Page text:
Feb 26, 2014 10:33 AM
Praful Thakkar
LAER Realty Partners - Andover, MA
Andover, MA: Andover Luxury Homes For Sale

James, so true, why pay for someone'smortgage? We all know net worth of the homeowners is lot more than that of someone who rents the place!

Feb 26, 2014 12:13 PM
Laura Cerrano
Feng Shui Manhattan Long Island - Locust Valley, NY
Certified Feng Shui Expert, Speaker & Researcher

With power comes responsibility and without responsibility, there is no power in a lot of ways.


Love and light,


Feb 26, 2014 12:13 PM
John Dotson
Preferred Properties of Highlands, Inc. - Highlands, NC - Highlands, NC
The experience to get you to the other side!

I'm all for folks taking charge of their lives and getting ahead.

But, you make it sound like tenants are just shelling out money for nothing.  As a landlord, my tenants get a darn fine roof over their heads for a lot less than a house payment.

Some tenants should be giving the landlord a Christmas present for not kicking them out!

It's all a matter of supply and demand.

Feb 26, 2014 02:06 PM
Richie Alan Naggar
people first...then business Ran Right Realty - Riverside, CA
agent & author

It makes sense to own while you travel...At the end, there is something there

Feb 26, 2014 10:09 PM
Beverly Carlson
Carlson Properties 325-721-2429 - Abilene, TX
Abilene's Staging Realtor

Renters who are short term tenants should rent and not buy.  Renters who do not want the responsibility of home repair should continue to rent.  While it is true in some markets, one can buy for less than one can rent, the landlord is providing a service  for many who can't buy a house no matter how bad they want one.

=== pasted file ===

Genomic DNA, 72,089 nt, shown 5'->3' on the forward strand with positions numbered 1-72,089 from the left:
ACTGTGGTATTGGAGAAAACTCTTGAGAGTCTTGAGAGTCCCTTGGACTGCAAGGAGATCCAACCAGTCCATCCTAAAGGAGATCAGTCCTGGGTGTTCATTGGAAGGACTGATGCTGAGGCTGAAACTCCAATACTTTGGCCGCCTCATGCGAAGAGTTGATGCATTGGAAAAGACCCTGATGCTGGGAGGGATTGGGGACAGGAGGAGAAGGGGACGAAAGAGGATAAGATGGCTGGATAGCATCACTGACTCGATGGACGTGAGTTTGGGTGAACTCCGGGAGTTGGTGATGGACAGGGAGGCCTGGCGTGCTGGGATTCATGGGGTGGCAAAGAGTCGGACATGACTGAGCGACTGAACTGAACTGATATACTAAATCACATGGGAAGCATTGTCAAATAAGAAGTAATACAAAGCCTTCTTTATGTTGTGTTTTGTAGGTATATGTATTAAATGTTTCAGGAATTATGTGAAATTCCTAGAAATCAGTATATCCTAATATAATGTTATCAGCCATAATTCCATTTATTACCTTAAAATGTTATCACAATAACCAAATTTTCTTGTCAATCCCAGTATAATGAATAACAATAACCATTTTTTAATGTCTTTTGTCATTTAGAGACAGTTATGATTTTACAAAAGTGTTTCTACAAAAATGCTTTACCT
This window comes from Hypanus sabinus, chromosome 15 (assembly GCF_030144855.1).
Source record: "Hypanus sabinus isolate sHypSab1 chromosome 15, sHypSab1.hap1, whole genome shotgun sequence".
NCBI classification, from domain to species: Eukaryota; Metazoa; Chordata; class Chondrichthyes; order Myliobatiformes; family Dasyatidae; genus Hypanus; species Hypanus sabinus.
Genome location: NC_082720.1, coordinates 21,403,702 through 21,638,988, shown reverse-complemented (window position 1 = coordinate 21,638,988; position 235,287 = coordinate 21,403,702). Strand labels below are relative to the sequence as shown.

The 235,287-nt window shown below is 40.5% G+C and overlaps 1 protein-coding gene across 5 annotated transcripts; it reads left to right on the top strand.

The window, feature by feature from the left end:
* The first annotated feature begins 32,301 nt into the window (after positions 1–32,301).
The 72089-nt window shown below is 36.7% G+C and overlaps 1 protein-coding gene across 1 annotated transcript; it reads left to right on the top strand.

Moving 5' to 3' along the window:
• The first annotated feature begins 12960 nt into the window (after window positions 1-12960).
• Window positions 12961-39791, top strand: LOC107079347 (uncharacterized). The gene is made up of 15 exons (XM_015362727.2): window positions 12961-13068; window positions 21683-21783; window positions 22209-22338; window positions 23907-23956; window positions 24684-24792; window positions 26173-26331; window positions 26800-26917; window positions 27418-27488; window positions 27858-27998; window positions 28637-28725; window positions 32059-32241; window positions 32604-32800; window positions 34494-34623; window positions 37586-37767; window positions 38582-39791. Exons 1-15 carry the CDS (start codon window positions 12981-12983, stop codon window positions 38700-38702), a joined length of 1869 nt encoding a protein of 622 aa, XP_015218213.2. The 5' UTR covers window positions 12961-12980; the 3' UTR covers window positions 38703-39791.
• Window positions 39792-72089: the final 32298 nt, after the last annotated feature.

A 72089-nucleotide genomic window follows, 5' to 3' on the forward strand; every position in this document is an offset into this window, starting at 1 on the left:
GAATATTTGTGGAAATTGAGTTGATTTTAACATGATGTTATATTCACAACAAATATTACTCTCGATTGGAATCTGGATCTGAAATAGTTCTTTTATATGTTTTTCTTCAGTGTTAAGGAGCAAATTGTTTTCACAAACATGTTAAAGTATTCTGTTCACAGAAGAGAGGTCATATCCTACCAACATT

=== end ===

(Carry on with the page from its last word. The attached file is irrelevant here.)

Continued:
I have rental property and the tenant does not have to pay for repairs, taxes, or insurance.  If the faucet drips, the tenant calls me the landlord and I get it fixed.

The rental business is a service buisiness and a good landlord is priceless! 

Feb 27, 2014 12:53 PM
James DeLaGarza
First Premier Realty, Inc. - Allen, TX

@ Beverly. I explained some of the reasons why tenants 'should' rent however, the avoidance of having to deal with repairs is not an excuse. Everything comes with a cost. Even withholding money and not investing it is an 'opportunity cost'. 

Your tenant is 'paying' taxes, insurance, your interest, and your principal. Unless you're taking a loss as a landlord the tenant is making your payment. What's the cost of a new faucet? A $75 plumber call and $50 part? What's the cost to paint a house every 10 years? How often do those repairs come up? It's far less expensive to own than it is to rent. 

There is no such thing as 'priceless' in our business. Rental service comes at a great expense and we as Realtors need to do our job and help empower people to invest in themselves so long as the situation is right. Avoidance and/or the inconvenience of repairs is not a valid excuse. 

Time to fire the landlord!

Feb 27, 2014 01:09 PM